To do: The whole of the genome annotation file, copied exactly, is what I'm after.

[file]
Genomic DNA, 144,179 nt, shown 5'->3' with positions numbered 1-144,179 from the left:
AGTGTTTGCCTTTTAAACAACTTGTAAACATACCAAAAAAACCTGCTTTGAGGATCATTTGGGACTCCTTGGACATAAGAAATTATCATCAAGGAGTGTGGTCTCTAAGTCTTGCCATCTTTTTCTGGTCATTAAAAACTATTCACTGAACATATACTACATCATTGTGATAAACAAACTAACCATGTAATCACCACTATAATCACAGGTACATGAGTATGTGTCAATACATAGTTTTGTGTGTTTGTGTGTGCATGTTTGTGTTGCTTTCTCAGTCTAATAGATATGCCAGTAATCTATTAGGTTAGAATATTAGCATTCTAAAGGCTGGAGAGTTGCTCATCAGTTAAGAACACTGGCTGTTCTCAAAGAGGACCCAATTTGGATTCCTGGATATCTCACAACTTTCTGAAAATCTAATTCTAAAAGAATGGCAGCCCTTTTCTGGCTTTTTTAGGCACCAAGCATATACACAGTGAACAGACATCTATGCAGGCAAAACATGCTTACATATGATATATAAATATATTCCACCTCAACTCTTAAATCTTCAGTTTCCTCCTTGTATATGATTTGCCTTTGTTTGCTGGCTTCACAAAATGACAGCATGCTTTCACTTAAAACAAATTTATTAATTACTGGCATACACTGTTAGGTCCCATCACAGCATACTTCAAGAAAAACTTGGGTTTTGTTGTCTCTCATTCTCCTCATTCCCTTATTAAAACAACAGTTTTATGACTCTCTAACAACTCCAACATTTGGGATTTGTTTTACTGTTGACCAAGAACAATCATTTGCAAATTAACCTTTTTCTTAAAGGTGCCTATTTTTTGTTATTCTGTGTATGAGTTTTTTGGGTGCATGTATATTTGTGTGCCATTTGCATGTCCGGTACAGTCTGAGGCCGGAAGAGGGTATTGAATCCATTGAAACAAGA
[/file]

Genomic DNA, 144,179 nt, shown 5'->3' with positions numbered 1-144,179 from the left:
AGTGTTTGCCTTTTAAACAACTTGTAAACATACCAAAAAAACCTGCTTTGAGGATCATTTGGGACTCCTTGGACATAAGAAATTATCATCAAGGAGTGTGGTCTCTAAGTCTTGCCATCTTTTTCTGGTCATTAAAAACTATTCACTGAACATATACTACATCATTGTGATAAACAAACTAACCATGTAATCACCACTATAATCACAGGTACATGAGTATGTGTCAATACATAGTTTTGTGTGTTTGTGTGTGCATGTTTGTGTTGCTTTCTCAGTCTAATAGATATGCCAGTAATCTATTAGGTTAGAATATTAGCATTCTAAAGGCTGGAGAGTTGCTCATCAGTTAAGAACACTGGCTGTTCTCAAAGAGGACCCAATTTGGATTCCTGGATATCTCACAACTTTCTGAAAATCTAATTCTAAAAGAATGGCAGCCCTTTTCTGGCTTTTTTAGGCACCAAGCATATACACAGTGAACAGACATCTATGCAGGCAAAACATGCTTACATATGATATATAAATATATTCCACCTCAACTCTTAAATCTTCAGTTTCCTCCTTGTATATGATTTGCCTTTGTTTGCTGGCTTCACAAAATGACAGCATGCTTTCACTTAAAACAAATTTATTAATTACTGGCATACACTGTTAGGTCCCATCACAGCATACTTCAAGAAAAACTTGGGTTTTGTTGTCTCTCATTCTCCTCATTCCCTTATTAAAACAACAGTTTTATGACTCTCTAACAACTCCAACATTTGGGATTTGTTTTACTGTTGACCAAGAACAATCATTTGCAAATTAACCTTTTTCTTAAAGGTGCCTATTTTTTGTTATTCTGTGTATGAGTTTTTTGGGTGCATGTATATTTGTGTGCCATTTGCATGTCCGGTACAGTCTGAGGCCGGAAGAGGGTATTGAATCCATTGAAACAAGA